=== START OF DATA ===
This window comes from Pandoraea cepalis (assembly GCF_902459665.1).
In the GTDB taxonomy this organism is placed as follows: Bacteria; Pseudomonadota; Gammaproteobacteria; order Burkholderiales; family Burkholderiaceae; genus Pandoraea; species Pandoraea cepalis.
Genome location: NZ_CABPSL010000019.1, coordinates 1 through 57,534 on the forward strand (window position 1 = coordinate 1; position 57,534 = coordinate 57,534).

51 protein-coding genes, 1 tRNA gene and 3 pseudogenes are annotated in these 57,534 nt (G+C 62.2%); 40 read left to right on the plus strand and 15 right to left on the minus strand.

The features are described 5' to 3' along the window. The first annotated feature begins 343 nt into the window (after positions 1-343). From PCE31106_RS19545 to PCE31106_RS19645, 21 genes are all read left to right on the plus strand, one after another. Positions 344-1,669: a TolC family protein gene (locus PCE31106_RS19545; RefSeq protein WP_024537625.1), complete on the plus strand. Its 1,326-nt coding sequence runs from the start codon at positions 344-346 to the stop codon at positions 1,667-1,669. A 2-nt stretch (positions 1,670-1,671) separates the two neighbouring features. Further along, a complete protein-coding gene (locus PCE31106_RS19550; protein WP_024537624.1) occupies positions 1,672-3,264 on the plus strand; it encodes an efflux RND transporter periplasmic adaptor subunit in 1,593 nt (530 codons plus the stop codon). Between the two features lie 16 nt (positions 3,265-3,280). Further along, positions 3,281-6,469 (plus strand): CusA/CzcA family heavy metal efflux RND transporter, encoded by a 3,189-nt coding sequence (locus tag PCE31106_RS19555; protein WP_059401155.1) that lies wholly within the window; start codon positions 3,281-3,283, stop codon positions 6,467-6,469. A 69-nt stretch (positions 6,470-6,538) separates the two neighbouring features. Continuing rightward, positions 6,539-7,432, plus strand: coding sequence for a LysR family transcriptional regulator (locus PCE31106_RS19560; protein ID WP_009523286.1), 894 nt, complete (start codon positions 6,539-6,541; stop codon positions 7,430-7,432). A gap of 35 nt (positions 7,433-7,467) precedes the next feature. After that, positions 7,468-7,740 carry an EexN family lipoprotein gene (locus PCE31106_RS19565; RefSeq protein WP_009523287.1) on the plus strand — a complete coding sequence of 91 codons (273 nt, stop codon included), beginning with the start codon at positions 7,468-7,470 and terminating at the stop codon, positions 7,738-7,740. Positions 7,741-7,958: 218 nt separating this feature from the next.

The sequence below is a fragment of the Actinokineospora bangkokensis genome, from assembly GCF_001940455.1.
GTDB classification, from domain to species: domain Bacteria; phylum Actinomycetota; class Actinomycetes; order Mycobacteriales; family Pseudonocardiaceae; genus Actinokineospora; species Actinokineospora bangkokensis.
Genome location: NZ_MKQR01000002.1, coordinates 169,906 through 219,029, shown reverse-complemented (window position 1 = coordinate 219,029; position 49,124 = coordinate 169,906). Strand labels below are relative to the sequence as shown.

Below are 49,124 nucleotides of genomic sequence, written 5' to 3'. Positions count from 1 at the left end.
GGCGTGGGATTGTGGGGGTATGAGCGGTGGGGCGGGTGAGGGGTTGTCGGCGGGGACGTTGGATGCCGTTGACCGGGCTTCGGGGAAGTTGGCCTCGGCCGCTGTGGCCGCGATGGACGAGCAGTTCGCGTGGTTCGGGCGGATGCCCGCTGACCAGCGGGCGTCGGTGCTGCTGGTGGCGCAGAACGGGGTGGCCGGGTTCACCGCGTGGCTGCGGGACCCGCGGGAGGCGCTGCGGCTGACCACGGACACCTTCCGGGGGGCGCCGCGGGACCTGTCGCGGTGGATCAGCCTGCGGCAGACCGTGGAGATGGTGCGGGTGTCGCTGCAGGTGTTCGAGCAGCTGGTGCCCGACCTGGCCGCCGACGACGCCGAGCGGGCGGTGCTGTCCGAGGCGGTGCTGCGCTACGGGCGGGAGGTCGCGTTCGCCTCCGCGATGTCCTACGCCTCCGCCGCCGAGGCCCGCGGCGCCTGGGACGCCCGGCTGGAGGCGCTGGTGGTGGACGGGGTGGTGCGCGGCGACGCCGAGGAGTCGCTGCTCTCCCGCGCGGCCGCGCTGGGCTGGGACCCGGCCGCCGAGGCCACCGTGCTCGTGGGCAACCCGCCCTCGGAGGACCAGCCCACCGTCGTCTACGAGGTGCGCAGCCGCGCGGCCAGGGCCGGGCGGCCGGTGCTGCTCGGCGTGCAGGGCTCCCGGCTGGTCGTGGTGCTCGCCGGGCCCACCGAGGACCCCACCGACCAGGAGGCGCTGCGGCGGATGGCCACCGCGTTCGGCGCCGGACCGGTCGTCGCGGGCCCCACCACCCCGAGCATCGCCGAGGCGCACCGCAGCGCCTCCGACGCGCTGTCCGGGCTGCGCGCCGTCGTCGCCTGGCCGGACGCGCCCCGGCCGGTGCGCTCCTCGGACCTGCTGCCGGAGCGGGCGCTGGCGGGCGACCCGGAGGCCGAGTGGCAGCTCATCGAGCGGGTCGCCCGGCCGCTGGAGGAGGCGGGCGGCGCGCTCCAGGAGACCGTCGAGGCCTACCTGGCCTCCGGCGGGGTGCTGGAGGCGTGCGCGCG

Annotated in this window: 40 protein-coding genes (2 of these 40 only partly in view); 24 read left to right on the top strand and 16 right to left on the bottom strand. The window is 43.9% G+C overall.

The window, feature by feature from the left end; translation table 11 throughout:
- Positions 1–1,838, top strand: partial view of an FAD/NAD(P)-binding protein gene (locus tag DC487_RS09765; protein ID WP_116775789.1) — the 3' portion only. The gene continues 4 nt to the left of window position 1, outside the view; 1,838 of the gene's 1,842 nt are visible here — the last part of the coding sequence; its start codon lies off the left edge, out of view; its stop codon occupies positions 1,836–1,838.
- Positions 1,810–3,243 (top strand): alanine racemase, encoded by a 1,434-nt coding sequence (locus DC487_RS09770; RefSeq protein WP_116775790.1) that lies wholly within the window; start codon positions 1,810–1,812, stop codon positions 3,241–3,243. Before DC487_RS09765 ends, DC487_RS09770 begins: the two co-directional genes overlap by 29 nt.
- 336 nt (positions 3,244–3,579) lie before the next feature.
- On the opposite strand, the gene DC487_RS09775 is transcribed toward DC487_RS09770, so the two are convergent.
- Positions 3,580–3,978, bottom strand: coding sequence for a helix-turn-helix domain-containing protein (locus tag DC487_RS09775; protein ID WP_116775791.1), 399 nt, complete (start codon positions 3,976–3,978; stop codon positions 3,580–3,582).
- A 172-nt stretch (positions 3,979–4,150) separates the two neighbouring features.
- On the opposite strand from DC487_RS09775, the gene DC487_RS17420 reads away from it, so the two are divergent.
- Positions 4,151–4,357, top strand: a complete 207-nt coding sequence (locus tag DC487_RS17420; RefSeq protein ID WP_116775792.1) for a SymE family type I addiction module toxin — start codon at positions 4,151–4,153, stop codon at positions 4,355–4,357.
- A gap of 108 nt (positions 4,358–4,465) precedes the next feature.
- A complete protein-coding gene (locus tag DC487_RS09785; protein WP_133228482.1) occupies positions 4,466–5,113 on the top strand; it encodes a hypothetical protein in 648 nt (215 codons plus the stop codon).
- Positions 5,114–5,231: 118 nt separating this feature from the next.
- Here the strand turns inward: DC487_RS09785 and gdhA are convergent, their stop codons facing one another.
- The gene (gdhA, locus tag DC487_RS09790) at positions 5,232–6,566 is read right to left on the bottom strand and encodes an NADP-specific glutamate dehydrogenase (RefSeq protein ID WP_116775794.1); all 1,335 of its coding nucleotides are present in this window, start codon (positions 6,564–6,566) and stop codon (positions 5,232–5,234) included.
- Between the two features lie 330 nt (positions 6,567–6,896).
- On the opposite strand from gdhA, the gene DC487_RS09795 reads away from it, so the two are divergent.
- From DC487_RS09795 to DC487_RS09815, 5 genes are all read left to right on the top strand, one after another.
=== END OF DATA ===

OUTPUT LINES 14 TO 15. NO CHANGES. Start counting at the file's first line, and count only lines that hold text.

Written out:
- Positions 1,810–3,243 (top strand): alanine racemase, encoded by a 1,434-nt coding sequence (locus DC487_RS09770; RefSeq protein WP_116775790.1) that lies wholly within the window; start codon positions 1,810–1,812, stop codon positions 3,241–3,243. Before DC487_RS09765 ends, DC487_RS09770 begins: the two co-directional genes overlap by 29 nt.
- 336 nt (positions 3,244–3,579) lie before the next feature.